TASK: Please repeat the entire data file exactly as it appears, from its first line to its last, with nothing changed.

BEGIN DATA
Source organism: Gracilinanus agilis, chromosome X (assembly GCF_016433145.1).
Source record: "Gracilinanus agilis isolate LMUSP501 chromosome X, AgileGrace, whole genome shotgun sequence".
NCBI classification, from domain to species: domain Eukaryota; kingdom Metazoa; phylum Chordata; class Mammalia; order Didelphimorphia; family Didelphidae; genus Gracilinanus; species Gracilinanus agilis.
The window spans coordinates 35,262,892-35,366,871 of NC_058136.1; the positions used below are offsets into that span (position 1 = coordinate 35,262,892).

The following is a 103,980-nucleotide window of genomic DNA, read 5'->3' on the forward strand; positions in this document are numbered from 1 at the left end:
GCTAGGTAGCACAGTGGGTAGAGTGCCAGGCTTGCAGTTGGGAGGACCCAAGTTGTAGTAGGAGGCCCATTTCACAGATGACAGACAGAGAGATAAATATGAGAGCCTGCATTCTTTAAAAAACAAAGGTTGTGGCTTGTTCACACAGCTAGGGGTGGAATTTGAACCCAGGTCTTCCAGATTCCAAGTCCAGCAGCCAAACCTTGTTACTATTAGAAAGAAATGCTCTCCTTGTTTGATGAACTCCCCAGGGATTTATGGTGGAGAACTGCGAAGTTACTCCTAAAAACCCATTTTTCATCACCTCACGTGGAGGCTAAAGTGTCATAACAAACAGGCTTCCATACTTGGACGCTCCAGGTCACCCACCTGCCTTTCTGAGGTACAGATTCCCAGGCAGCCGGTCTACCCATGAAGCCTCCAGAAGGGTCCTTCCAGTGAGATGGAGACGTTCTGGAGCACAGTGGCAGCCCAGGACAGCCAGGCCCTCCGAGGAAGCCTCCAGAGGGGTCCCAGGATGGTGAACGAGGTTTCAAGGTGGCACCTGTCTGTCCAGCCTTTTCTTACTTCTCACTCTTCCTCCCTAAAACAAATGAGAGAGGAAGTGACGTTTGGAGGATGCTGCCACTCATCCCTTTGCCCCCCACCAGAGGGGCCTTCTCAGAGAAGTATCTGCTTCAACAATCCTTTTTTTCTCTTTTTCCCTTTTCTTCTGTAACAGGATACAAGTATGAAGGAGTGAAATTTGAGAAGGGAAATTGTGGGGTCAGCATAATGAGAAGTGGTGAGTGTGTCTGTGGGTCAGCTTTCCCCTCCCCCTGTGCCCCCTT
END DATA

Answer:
Source organism: Gracilinanus agilis, chromosome X (assembly GCF_016433145.1).
Source record: "Gracilinanus agilis isolate LMUSP501 chromosome X, AgileGrace, whole genome shotgun sequence".
NCBI classification, from domain to species: domain Eukaryota; kingdom Metazoa; phylum Chordata; class Mammalia; order Didelphimorphia; family Didelphidae; genus Gracilinanus; species Gracilinanus agilis.
The window spans coordinates 35,262,892-35,366,871 of NC_058136.1; the positions used below are offsets into that span (position 1 = coordinate 35,262,892).

The following is a 103,980-nucleotide window of genomic DNA, read 5'->3' on the forward strand; positions in this document are numbered from 1 at the left end:
GCTAGGTAGCACAGTGGGTAGAGTGCCAGGCTTGCAGTTGGGAGGACCCAAGTTGTAGTAGGAGGCCCATTTCACAGATGACAGACAGAGAGATAAATATGAGAGCCTGCATTCTTTAAAAAACAAAGGTTGTGGCTTGTTCACACAGCTAGGGGTGGAATTTGAACCCAGGTCTTCCAGATTCCAAGTCCAGCAGCCAAACCTTGTTACTATTAGAAAGAAATGCTCTCCTTGTTTGATGAACTCCCCAGGGATTTATGGTGGAGAACTGCGAAGTTACTCCTAAAAACCCATTTTTCATCACCTCACGTGGAGGCTAAAGTGTCATAACAAACAGGCTTCCATACTTGGACGCTCCAGGTCACCCACCTGCCTTTCTGAGGTACAGATTCCCAGGCAGCCGGTCTACCCATGAAGCCTCCAGAAGGGTCCTTCCAGTGAGATGGAGACGTTCTGGAGCACAGTGGCAGCCCAGGACAGCCAGGCCCTCCGAGGAAGCCTCCAGAGGGGTCCCAGGATGGTGAACGAGGTTTCAAGGTGGCACCTGTCTGTCCAGCCTTTTCTTACTTCTCACTCTTCCTCCCTAAAACAAATGAGAGAGGAAGTGACGTTTGGAGGATGCTGCCACTCATCCCTTTGCCCCCCACCAGAGGGGCCTTCTCAGAGAAGTATCTGCTTCAACAATCCTTTTTTTCTCTTTTTCCCTTTTCTTCTGTAACAGGATACAAGTATGAAGGAGTGAAATTTGAGAAGGGAAATTGTGGGGTCAGCATAATGAGAAGTGGTGAGTGTGTCTGTGGGTCAGCTTTCCCCTCCCCCTGTGCCCCCTT